Head of State Immunity Would Not Block All Prosecutions for Those Responsible for the Crime of Aggression
Second, there is concern that, unlike a hybrid tribunal created through an agreement between Ukraine and the United Nations General Assembly, an internationalized domestic tribunal would not be able to prosecute the two Russian leaders who may be most responsible for the Russian Aggression – President Vladimir Putin and Foreign Minister Sergei Lavrov – under existing International Court of Justice (ICJ) precedent regarding domestic prosecution of heads of state and foreign affairs ministers. But in announcing the new U.S. policy, Ambassador Van Schaack pointed out that an internationalized domestic court could nevertheless prosecute others responsible for the planning and execution of the crime of aggression against Ukraine. Such persons might include certain members of the Russian parliament, the Minister of Defense, and the Chiefs of the General Staff. Even if Putin and Lavrov are out of reach, an indictment of such persons for the crime of aggression could be an important symbolic and strategic development.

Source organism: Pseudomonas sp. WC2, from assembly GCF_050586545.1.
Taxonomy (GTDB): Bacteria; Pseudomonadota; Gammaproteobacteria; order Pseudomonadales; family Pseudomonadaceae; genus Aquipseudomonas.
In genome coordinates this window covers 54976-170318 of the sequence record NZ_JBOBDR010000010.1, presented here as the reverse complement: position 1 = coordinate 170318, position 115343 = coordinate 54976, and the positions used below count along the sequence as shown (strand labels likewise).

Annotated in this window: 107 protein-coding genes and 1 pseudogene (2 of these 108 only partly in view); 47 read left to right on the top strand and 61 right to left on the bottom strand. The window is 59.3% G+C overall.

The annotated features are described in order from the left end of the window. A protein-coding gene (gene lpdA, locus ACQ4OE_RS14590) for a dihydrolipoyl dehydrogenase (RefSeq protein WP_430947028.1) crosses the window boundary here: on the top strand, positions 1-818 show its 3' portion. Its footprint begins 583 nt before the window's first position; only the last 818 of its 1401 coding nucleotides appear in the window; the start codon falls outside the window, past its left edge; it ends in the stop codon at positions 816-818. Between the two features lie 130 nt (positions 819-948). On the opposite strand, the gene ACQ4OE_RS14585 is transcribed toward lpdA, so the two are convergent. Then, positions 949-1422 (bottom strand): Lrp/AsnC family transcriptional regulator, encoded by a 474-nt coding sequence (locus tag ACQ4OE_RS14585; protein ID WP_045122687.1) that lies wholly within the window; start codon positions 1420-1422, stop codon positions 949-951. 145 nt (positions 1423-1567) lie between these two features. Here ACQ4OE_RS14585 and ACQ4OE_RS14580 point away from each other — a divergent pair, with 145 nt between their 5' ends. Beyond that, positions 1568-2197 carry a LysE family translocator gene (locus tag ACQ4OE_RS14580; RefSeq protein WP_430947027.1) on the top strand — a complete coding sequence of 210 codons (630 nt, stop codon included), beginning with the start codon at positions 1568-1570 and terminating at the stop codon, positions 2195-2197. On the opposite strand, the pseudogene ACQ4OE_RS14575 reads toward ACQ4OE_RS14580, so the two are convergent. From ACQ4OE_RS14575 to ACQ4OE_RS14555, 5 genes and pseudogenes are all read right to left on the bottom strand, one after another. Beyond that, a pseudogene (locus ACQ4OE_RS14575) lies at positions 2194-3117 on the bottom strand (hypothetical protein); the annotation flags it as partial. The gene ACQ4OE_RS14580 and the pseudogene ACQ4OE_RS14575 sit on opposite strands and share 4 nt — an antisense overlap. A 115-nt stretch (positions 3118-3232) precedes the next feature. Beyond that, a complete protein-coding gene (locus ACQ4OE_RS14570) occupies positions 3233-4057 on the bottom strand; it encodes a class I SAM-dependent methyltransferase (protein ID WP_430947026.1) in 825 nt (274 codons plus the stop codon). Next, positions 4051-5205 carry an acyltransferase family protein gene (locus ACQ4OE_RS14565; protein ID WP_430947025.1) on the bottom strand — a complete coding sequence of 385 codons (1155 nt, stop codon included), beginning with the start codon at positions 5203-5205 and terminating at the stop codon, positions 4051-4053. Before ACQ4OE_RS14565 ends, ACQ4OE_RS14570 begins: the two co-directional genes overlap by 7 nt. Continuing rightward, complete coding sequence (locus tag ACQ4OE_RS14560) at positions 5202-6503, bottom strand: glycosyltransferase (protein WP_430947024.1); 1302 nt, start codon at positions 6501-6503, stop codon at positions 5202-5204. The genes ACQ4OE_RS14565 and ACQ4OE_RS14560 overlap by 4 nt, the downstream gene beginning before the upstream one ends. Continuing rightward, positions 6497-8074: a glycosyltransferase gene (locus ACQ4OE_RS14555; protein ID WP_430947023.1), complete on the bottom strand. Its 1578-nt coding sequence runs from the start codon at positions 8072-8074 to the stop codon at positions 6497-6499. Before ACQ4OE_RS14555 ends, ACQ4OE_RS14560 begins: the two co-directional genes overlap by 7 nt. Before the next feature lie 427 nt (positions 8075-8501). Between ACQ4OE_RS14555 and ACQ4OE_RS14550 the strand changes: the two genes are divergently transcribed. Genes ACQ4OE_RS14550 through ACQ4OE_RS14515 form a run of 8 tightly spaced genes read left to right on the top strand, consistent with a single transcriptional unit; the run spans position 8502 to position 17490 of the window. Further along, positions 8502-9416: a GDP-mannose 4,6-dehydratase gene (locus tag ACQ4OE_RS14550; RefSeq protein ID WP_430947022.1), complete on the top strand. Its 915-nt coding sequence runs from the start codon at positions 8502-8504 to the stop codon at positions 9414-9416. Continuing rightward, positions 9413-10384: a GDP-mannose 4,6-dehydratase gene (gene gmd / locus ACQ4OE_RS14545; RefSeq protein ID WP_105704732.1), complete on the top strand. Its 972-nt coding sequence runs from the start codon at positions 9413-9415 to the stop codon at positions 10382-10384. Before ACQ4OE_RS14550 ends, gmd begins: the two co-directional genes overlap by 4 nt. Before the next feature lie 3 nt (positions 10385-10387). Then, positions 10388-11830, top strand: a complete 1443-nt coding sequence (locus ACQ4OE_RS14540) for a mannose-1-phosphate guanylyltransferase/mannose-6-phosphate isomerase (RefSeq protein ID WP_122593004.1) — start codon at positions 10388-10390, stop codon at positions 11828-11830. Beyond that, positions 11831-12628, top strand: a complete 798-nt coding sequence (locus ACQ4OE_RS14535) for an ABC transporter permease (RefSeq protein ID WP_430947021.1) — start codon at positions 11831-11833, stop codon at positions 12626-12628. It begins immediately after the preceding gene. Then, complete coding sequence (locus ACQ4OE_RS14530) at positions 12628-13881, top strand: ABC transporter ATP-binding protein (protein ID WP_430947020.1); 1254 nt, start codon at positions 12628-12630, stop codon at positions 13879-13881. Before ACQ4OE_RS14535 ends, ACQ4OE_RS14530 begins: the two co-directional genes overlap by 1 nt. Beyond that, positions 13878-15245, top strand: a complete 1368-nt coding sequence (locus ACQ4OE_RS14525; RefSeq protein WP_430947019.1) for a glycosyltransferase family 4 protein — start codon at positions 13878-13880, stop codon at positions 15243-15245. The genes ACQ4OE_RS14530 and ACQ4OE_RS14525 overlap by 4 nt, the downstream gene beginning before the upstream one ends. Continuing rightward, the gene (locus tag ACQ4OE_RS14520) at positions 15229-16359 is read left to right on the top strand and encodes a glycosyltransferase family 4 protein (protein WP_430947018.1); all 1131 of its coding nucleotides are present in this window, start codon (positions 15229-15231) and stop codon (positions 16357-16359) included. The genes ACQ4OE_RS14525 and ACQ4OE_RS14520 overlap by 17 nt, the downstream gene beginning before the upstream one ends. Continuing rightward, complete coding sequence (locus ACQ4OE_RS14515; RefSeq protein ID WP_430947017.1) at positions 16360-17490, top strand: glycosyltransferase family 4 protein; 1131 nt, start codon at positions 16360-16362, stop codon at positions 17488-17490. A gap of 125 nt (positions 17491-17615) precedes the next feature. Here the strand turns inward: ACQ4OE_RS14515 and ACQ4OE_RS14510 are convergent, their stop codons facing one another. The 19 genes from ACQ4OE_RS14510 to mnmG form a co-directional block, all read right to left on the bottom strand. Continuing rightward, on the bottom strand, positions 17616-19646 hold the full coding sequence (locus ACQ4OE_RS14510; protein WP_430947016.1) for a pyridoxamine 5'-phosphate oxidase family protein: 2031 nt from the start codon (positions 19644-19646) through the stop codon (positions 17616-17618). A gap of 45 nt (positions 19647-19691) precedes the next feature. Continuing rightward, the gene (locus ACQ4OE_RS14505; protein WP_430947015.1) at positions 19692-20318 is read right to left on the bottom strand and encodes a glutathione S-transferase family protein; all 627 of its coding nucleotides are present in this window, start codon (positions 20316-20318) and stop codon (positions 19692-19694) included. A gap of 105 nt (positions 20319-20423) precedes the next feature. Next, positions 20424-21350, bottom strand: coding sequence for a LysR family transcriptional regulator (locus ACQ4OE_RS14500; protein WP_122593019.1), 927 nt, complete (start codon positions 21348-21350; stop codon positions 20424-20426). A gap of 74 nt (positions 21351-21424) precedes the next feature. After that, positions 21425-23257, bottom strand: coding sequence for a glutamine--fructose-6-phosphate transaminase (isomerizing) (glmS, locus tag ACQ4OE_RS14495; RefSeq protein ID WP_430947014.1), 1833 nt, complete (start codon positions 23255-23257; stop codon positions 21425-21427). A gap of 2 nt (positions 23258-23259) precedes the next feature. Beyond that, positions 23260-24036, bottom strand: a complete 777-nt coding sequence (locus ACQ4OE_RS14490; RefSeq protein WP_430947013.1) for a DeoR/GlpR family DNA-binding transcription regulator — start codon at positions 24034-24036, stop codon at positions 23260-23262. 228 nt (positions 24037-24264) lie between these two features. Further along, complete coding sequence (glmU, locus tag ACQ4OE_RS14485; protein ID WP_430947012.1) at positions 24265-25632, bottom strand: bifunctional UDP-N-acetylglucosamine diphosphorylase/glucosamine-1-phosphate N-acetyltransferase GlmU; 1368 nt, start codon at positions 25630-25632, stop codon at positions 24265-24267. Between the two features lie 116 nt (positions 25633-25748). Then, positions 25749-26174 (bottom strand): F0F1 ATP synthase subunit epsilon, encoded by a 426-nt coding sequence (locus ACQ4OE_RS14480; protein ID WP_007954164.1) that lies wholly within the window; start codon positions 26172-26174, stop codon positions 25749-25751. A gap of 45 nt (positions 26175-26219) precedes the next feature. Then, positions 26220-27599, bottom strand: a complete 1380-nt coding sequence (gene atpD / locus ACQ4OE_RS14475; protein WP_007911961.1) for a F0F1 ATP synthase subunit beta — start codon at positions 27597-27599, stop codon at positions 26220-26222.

Moreover, head of state immunity is a complex legal doctrine and its contours have never been fully tested against a sitting head of state. In the Belgium Arrest Warrant case, the ICJ stated that head of state immunity does not apply to proceedings before international courts. What makes a court international enough for this purpose remains an open question. While Ambassador Van Schaack said the United States did not favor an effort to obtain an initial authorization from the United Nations General Assembly because of difficulties in obtaining a sufficiently large majority vote, in response to evolving events on the ground it is plausible that U.N. politics will make it possible to get a General Assembly endorsement after the Court is established, which along with imbedded international advisers might render the institution international enough to pierce head of state immunity under the precedent of the Special Court for Sierra Leone.